Idioms are a kind of fixed expression as they can't be changed, but their meaning is usually different from the combination of the meaning of the individual words they contain e. Collocations, fixed expressions and idioms are all different kinds of chunks.
Have a good, trip, I'd like to Words also have different relationships with one another. They may, for example, be synonyms words with the same or similar meanings or antonyms words with opposite meanings. They may be part of the same lexical set groups of words that belong to the same topic area, e.
They may also belong to the same word family words that come through affixation from the same base word, e. False friends, homophones, homonyms and varieties of English are other ways in which words can relate to one another. False friends are very important in language teaching and learning. They are words which have the same or a similar form in two languages but a different meaning.
Embarazado, for example, means pregnant in Spanish. It does not mean embarrassed, though it looks as if it does to an English speaker! Homophones and homonyms are important, too, in language learning. Homophones are words with the same pronunciation but a different meaning or spelling e. Homonyms are words with the same spelling and pronunciation as another word, but a different meaning, e. Words can also relate to one another through being examples of different varieties of English, i.
Indian, Australian, us, South African, British. These varieties sometimes affect lexis as the same things can be called by different names in different varieties, e. The table below shows examples of some of the form and meaning relationships of two words.
Lexical features clear adjective paper noun Denotations 1. It seemed a good idea on paper Idioms to clear the decks to start afresh to put pen to paper We can see from this table that words sometimes have several denotations. The Words can also change their denotations according to what part of speech they are, e.
We can also see from the table that not all words have all the kinds of form or meaning relationships. This cannot take place the first time a learner meets a new word. It takes learners a long time to fully understand and use a word. At first they will probably just learn its most frequent denotative meaning, its spelling and pronunciation.
In this way their memory of them will be consolidated and they will get to know more about the word, e.
They can meet words again in texts, or in vocabulary extension activities i. The words we recognise are called our 'receptive' vocabulary; the words we can use are called our 'productive' vocabulary. A teacher usually teaches learners key important words and exposes them to many more. The learners pick these words up, initially only recognising their meaning, then eventually using them productively.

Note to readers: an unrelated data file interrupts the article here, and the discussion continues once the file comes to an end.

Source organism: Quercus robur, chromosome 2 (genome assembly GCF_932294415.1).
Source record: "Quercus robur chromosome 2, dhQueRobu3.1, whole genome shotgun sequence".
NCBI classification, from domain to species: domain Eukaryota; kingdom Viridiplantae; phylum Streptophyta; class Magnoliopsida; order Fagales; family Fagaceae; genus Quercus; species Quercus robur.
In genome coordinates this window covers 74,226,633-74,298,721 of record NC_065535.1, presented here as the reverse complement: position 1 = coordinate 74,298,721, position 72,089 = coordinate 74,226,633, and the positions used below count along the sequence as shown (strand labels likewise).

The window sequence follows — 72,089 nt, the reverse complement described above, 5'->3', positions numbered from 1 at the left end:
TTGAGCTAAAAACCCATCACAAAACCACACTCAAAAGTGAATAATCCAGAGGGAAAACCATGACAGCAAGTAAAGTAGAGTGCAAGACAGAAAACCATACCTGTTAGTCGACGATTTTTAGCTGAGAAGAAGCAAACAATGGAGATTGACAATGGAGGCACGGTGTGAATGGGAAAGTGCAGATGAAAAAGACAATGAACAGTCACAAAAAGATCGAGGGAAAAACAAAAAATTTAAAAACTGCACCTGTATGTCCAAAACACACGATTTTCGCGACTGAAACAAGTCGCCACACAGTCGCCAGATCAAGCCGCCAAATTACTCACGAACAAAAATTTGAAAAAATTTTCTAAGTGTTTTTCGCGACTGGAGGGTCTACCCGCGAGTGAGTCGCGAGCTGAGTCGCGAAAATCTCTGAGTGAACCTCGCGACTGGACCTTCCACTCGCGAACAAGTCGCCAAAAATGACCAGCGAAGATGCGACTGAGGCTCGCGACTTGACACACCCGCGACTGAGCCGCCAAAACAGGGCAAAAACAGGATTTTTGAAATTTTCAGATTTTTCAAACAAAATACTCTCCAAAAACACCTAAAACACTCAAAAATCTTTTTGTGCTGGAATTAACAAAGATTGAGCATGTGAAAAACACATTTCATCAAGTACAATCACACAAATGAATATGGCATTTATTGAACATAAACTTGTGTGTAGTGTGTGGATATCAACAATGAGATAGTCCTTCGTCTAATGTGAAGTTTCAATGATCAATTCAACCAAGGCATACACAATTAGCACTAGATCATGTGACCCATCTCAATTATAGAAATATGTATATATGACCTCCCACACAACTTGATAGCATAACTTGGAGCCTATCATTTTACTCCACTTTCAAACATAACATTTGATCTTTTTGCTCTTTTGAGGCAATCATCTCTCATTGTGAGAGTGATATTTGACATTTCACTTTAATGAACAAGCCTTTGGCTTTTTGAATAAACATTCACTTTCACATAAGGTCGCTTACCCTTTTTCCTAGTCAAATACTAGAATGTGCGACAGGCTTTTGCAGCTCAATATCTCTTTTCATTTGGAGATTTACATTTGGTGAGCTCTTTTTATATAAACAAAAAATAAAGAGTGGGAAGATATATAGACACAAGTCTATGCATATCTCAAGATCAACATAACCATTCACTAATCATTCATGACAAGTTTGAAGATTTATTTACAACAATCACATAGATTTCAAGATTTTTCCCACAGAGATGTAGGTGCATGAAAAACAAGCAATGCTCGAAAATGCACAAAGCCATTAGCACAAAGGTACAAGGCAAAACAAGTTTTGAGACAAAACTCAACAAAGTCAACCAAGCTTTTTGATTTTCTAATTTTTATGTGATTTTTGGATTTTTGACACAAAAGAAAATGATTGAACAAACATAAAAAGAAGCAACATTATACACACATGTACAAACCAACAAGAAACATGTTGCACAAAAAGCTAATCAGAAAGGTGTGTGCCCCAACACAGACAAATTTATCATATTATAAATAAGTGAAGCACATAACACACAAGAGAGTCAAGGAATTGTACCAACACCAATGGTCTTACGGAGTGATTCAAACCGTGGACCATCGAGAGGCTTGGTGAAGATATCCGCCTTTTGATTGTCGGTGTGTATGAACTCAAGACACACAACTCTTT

Then we can point this out to the learners and help to save them from misunderstandings. For example, we may teach clothes before teaching jeans, shirt, T-shirt, etc. Experts think that children learning their first language learn the chunks as a whole rather than in parts. This helps them to remember them better and recall remember them more quickly.
As teachers we can highlight draw learners' attention to chunks of language for learners. Students can return to add information about individual words as they learn more about them. What does each of these sets of words have in common? Are they synonyms, antonyms, lexical sets, compounds, idioms, collocations, word families, homophones, words with prefixes or words with suffixes? Which do you agree with and why? There are some advantages in using translation to teach meaning, but some disadvantages, too.
I think it's really important-for my learners to keep a vocabulary notebook in which they write the word, its meaning s , its pronunciation, its collocations, etc. Getting to know words is like getting to know a friend - you learn more about them bit by bit. Look up three words from your coursebook in an English-English dictionary. What kinds of information are given for each word? Decide which information is important for your students 2.
It tells you more about the meaning of words and gives lots of ideas for teaching vocabulary. TKT practice task 2 See page for answers For questions , read the text about the city of York. Match the underlined words and phrases with the lexical terms listed A-G.
There is one extra option which you do not need to use. Lexical terms A. Famous for its beautiful 2 architecture, streets and cathedral.
York is fast developing an active, lively cultural life. A city of contrasts and exciting discoveries, York is a place where the old and the new have 5 met, and the ordinary meets with the 6 unusual. Phonology is the study of the sound features used in a language to communicate meaning.
In English these features include phonemes, word stress, sentence stress and intonation. All these symbols represent phonemes.
A phoneme is the smallest unit of sound that can make a difference to meaning in a language. Different languages use a different range of sounds and not all of them have meaning in other languages. Phonemic symbols help the reader know exactly what the correct pronunciation is. The phonemic script is a set of phonemic symbols which show in writing how words or sounds are pronounced, e.
The phonemes of English are often shown in a chart, called the phonemic chart. The chart groups the sounds into vowels sounds made with the mouth partly open and where the air is not stopped by the tongue, lips or teeth, e. Id in the top left- hand corner, diphthongs a movement from one vowel sound to another within a single syllable, e. The consonants are arranged in an order according to how Unit 3.
Phonology Dictionaries always give phonemic transcriptions of words to show their pronunciation.
They usually have a list of all the phonemic symbols at the beginning or end of the book, together with an example of the sound each symbol represents. There are several phonemic scripts with some small differences in the symbols they use.